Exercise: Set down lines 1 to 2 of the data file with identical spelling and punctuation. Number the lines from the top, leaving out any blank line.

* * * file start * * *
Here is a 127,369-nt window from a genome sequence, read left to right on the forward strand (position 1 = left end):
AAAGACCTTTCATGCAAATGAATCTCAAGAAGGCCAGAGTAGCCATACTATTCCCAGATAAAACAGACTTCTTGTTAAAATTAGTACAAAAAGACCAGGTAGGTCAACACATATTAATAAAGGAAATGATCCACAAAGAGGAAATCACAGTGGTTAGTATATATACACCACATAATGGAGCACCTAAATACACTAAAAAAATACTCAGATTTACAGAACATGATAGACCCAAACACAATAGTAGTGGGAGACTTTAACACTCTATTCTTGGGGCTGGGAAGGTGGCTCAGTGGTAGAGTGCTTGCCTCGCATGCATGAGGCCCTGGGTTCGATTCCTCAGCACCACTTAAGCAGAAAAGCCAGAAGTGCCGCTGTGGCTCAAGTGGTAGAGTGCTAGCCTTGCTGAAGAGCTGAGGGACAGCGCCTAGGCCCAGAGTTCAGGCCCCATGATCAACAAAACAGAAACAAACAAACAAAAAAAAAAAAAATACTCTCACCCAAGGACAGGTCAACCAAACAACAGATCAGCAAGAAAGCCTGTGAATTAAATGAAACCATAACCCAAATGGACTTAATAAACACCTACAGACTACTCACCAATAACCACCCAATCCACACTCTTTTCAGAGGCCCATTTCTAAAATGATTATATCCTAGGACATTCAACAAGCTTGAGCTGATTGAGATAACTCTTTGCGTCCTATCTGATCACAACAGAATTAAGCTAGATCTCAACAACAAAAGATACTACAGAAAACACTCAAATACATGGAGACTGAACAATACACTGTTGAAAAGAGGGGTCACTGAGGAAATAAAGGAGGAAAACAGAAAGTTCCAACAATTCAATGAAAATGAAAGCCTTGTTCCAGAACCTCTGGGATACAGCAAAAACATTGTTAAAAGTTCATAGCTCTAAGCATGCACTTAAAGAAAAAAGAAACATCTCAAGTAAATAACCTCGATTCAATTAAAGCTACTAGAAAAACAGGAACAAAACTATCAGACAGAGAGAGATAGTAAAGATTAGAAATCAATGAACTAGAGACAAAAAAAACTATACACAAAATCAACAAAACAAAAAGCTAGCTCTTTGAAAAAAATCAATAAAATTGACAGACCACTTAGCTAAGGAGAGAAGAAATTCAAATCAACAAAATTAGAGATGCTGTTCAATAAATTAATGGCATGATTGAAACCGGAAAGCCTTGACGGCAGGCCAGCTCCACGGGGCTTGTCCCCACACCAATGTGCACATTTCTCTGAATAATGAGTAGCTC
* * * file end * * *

Here is a 127,369-nt window from a genome sequence, read left to right on the forward strand (position 1 = left end):
AAAGACCTTTCATGCAAATGAATCTCAAGAAGGCCAGAGTAGCCATACTATTCCCAGATAAAACAGACTTCTTGTTAAAATTAGTACAAAAAGACCAGGTAGGTCAACACATATTAATAAAGGAAATGATCCACAAAGAGGAAATCACAGTGGTTAGTATATATACACCACATAATGGAGCACCTAAATACACTAAAAAAATACTCAGATTTACAGAACATGATAGACCCAAACACAATAGTAGTGGGAGACTTTAACACTCTATTCTTGGGGCTGGGAAGGTGGCTCAGTGGTAGAGTGCTTGCCTCGCATGCATGAGGCCCTGGGTTCGATTCCTCAGCACCACTTAAGCAGAAAAGCCAGAAGTGCCGCTGTGGCTCAAGTGGTAGAGTGCTAGCCTTGCTGAAGAGCTGAGGGACAGCGCCTAGGCCCAGAGTTCAGGCCCCATGATCAACAAAACAGAAACAAACAAACAAAAAAAAAAAAAATACTCTCACCCAAGGACAGGTCAACCAAACAACAGATCAGCAAGAAAGCCTGTGAATTAAATGAAACCATAACCCAAATGGACTTAATAAACACCTACAGACTACTCACCAATAACCACCCAATCCACACTCTTTTCAGAGGCCCATTTCTAAAATGATTATATCCTAGGACATTCAACAAGCTTGAGCTGATTGAGATAACTCTTTGCGTCCTATCTGATCACAACAGAATTAAGCTAGATCTCAACAACAAAAGATACTACAGAAAACACTCAAATACATGGAGACTGAACAATACACTGTTGAAAAGAGGGGTCACTGAGGAAATAAAGGAGGAAAACAGAAAGTTCCAACAATTCAATGAAAATGAAAGCCTTGTTCCAGAACCTCTGGGATACAGCAAAAACATTGTTAAAAGTTCATAGCTCTAAGCATGCACTTAAAGAAAAAAGAAACATCTCAAGTAAATAACCTCGATTCAATTAAAGCTACTAGAAAAACAGGAACAAAACTATCAGACAGAGAGAGATAGTAAAGATTAGAAATCAATGAACTAGAGACAAAAAAAACTATACACAAAATCAACAAAACAAAAAGCTAGCTCTTTGAAAAAAATCAATAAAATTGACAGACCACTTAGCTAAGGAGAGAAGAAATTCAAATCAACAAAATTAGAGATGCTGTTCAATAAATTAATGGCATGATTGAAACCGGAAAGCCTTGACGGCAGGCCAGCTCCACGGGGCTTGTCCCCACACCAATGTGCACATTTCTCTGAATAATGAGTAGCTC